“To our understanding, we have followed the requirements of the law,” Cleveland City Manager Janice Casteel told the Cleveland Daily Banner late Thursday.
Whether the liquor tax revenues have been distributed properly was the topic of discussion Wednesday during a called session of the Bradley County Board of Education.
At the meeting, attorney James Logan Jr. said the city of Cleveland owed the Bradley County Schools system more than $700,000 based on information he received from the County Technical Assistance Service. In a prior session Monday of the Bradley County Commission, Logan said the County Commission owed Bradley County Schools $30,000.
The taxes are collected by the commissioner of the Tennessee Department of Revenue.
Casteel said she contacted the state revenue department for further information.
“We have researched it,” the city manager said.
Casteel said she explained to department representatives how the tax is being divided by the city of Cleveland. She said a Department of Revenue spokesman later confirmed the formula is correct.
“When she (Amanda McGraw, director of Financial Control at the Tennessee Department of Revenue) called me back that same day she said that the commissioner of revenue agreed that the formula that I had used was correct,” Casteel pointed out.
McGraw also told Casteel the state would be willing to further discuss the tax distribution formula with other individuals or government groups, the city manager advised.
The city has given 50 percent of its portion of the liquor tax revenue to Cleveland City Schools since the tax was created in 2002.
“Even if you take the perspective of share it like the property tax is shared, none of our property tax is going to go to the county schools,” Casteel said. “However, the county property tax is shared with (all) school (systems) within Bradley County.”
The education portion of the county property taxes is divided between the two school systems, based on average daily attendance.
Although the Cleveland City Council is scheduled to meet Monday at 3 p.m. in a voting session, Casteel and Cleveland Mayor Tom Rowland said the Council is not planning to discuss the matter then.
Rowland said the Council relies on city staff for information on such issues like tax revenue distribution and related matters.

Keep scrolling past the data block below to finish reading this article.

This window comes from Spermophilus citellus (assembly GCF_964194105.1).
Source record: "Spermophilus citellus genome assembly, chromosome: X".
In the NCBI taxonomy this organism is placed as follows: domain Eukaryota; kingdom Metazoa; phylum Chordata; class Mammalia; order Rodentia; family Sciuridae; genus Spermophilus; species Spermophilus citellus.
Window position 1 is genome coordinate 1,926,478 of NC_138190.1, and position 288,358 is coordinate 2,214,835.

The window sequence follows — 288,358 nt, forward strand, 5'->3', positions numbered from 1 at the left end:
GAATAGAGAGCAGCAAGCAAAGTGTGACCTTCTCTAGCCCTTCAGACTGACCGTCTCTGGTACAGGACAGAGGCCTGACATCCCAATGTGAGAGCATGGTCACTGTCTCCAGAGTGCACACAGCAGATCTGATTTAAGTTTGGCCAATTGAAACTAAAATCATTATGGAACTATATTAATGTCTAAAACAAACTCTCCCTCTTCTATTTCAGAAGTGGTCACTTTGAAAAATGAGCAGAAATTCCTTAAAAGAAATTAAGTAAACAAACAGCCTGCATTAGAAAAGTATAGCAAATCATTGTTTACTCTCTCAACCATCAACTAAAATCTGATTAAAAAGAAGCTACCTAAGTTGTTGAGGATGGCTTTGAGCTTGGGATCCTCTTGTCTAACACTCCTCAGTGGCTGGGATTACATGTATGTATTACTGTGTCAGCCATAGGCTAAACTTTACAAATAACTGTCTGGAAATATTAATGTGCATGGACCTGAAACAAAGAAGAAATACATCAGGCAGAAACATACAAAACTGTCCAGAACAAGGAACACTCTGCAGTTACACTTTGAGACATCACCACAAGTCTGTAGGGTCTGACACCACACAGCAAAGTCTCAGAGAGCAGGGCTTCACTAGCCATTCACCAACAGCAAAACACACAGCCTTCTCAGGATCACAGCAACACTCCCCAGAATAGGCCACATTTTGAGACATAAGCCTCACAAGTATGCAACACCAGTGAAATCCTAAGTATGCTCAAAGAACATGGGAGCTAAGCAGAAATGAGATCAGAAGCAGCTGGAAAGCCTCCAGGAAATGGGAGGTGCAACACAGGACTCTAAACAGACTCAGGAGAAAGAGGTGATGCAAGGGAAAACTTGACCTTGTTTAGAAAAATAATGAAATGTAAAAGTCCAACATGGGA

According to Tennessee Code Annotated 57-4-306, half of the revenues from taxes on liquor by the drink are retained by the state and are used for education. The second half comes back to local governments.
State law dictates how this money will be divided. It cites, “... One half of the proceeds shall be expended and distributed in the same manner as the county property tax for schools is expended and distributed (T.C.A. 57-4-306).”
At Wednesday’s called session of the county school board, members passed a resolution on a 5-1 vote asking the city of Cleveland to pay [liquor tax revenue] funds they believe are still owed to the county school system.
The lone vote against the measure came from board member Chris Turner, who said he felt the resolution was worded too strongly. The board agreed to soften the wording, but Turner wanted it done prior to the formal vote.
Turner told his fellow board members he feared the resolution’s wording made it appear as if the county school board was “picking a fight” against the city of Cleveland.
Board member Troy Weathers countered, saying he felt the resolution is not an attack against the city.
“All we’re doing is making a claim that, basically, we believe we have a legal claim,” Weathers said at the board gathering. “This is not an attack on the city. This is a business issue.”
Johnny McDaniel, director of Bradley County Schools, joined board members in saying they want to discuss the tax collections issue with Casteel and members of the Cleveland City Council before advancing into any legal action.